Should Corporations Monitor Employees Computer Activity Information Technology Essay

As the human populace continues to grow, so does the number of individuals connected to the Internet. This is presenting itself in a number of areas, one being the workplace. This paper will deliver both sides of the corporate monitoring debate. Each of the sides have very credible but vastly different views regarding the right to privacy at the workplace. Corporate monitoring is not a new concept and has been around since the inception of the job. Employers have used monitoring of employees work to verify the work quality of their employees as a basis for reward or punishment. Since the invention of the internet around 1973, the workplace environment has continued to evolve with the digital era. The evolution of new office communication methods and an always-available world wide web of information has made many organizations start taking a deeper look at how the employees are utilizing the telecommunication methods of the digital work place. Recent survey by the American Management Association (AMA) suggests that 80% of corporations have used some kind of monitoring tactic. (American Management Association, The ePolicy Institute, Feburary ) There are many forms of workplace monitoring, but this will be an analytical review of the monitoring of employees’ computer use. The arguments presented will start with the explanation of what is illegal and the legal challenges when corporations decide to deal with electronic monitoring. The following section will address the employees’ right to privacy, their reaction to the businesses stance of computer monitoring, The finally view offered is for the corporation’s right to protect themselves from legal liabilities by monitoring its employees. The conclusion of will confirm that the decision to use electronic monitoring should not be based on the soul reference the organization, but should be a collaboration of all parties involved throughout the process.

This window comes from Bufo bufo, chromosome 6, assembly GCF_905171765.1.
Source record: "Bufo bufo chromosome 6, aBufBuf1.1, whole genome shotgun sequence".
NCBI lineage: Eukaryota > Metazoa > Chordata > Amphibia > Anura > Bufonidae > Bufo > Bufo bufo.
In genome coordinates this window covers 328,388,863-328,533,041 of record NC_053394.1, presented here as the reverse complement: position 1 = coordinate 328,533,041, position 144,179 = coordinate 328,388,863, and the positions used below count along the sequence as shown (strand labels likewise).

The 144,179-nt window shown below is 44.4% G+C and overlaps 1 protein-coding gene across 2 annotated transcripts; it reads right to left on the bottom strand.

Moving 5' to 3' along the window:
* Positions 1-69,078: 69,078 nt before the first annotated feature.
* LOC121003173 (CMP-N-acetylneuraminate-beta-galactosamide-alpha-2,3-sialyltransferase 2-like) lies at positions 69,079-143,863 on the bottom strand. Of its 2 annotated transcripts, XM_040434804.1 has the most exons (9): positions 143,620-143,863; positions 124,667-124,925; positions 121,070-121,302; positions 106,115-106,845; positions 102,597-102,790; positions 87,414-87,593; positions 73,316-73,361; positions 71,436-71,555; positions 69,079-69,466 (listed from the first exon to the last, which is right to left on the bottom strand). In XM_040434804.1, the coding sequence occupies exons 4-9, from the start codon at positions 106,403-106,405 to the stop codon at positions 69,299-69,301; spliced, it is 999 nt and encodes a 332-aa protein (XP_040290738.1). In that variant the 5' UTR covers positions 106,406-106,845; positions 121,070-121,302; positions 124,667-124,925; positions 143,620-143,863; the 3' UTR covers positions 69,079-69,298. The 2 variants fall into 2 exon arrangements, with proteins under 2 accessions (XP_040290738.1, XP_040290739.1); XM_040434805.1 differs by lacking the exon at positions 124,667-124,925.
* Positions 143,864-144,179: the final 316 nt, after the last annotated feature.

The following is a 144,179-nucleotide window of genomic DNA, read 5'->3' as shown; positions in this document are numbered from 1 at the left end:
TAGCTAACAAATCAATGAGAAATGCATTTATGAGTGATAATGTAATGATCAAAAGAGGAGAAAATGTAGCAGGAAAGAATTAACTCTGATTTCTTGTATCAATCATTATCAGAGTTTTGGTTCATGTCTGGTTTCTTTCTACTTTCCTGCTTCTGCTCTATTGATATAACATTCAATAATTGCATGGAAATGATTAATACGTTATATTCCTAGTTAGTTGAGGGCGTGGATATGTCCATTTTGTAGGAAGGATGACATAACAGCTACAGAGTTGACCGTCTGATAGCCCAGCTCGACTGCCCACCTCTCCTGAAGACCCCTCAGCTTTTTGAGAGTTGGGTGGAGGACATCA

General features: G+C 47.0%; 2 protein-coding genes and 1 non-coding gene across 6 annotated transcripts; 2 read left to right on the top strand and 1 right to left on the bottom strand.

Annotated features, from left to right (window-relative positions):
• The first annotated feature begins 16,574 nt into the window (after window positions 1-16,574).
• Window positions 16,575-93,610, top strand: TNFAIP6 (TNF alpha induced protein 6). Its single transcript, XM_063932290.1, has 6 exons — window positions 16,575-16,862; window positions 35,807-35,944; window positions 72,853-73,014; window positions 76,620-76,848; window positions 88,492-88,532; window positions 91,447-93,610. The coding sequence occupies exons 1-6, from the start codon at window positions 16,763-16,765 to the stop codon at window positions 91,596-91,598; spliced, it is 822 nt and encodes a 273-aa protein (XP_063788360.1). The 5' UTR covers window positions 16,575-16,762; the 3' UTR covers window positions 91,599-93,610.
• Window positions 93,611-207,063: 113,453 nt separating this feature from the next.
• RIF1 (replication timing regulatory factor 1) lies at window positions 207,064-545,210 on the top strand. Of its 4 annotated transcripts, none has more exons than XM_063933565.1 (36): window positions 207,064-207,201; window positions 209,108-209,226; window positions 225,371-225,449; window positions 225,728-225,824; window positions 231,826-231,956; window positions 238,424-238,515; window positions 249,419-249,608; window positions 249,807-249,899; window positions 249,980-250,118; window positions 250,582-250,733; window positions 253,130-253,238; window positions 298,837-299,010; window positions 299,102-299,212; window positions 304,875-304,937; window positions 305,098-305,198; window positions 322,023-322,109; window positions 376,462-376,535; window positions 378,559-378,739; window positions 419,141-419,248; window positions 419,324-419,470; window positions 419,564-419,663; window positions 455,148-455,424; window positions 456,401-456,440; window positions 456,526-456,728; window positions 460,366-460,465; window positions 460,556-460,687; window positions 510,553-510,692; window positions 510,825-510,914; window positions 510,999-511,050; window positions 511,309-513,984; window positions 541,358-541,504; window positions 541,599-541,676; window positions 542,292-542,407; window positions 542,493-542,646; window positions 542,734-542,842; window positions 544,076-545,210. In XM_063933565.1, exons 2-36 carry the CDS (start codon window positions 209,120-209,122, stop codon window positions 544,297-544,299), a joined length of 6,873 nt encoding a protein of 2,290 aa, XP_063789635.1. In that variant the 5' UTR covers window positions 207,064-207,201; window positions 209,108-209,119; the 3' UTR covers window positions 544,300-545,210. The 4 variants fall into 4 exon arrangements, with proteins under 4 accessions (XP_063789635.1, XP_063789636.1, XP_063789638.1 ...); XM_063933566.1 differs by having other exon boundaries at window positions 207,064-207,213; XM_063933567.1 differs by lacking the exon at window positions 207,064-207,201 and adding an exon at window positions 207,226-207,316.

Today most employees in the workplace are internet and computer savvy. They are products of an internet era and are experts in productivity that benefit their organizations. Recent surveys preformed by American Management Association (AMA) and the ePolicy Institute, reference employers who do not believe that their employees are as efficient as they state on their resumes. Today almost all jobs are subject to one form of electronic monitoring or another. In a 2007 survey conducted by American Management Association (AMA) and the ePolicy Institute it was stated, “Computer monitoring takes many forms, with 45% of employers tracking content, keystrokes, and time spent at the keyboard. Another 43% store and review computer files. Of the 43% of companies that monitor e-mail, 73% use technology tools to automatically monitor e-mail and 40% assign an individual to manually read and review e-mail.” (American Management Association, The ePolicy Institute, Feburary ) With so many corporations participating in employee monitoring, are there any rules that corporations must follow? The next section will look at the regulations that hold the employers accountable for their monitoring tactics.

When and how is it illegal for a business to monitor the electronic actions of an employee? The US federal government has three conditions that will qualify as illegal electronic monitoring. The federal government has created the Electronic Communication Privacy Act (1986), often referred to as ECPA or the Act, which “prohibits the unauthorized accession and disclosure of electronic communications that are stored in a computer system.” (Judith Lockhart, 1999) The condensed version of the Act considers three types of behavior to be illegal: “(1) the interception of wire, oral and electronic communications, (2) the accession of stored wire, oral and electronic communications, and (3) the disclosure of information contained in stored communications.” (Judith Lockhart, 1999) If an employer has illegally obtained any digital information, the penalties for violating the Act can range from just a hundred dollars a day for each day of a violation or ten thousand dollars. Many of the violators “are subject to liability for criminal and civil penalties, attorney’s fees and, in some cases, punitive damages.” (Judith Lockhart, 1999). There are few rules that organizations are required to follow in order to monitor their employees and the penalties for violating these rules certainly do not pose any really threat. Electronic monitoring technology is currently developing much faster than the US governing body can cultivate laws to protect the employees. Therefore, the relaxed rules are not guarding employees but giving institutions the ability to turn the phrase workplace privacy into an office fallacy.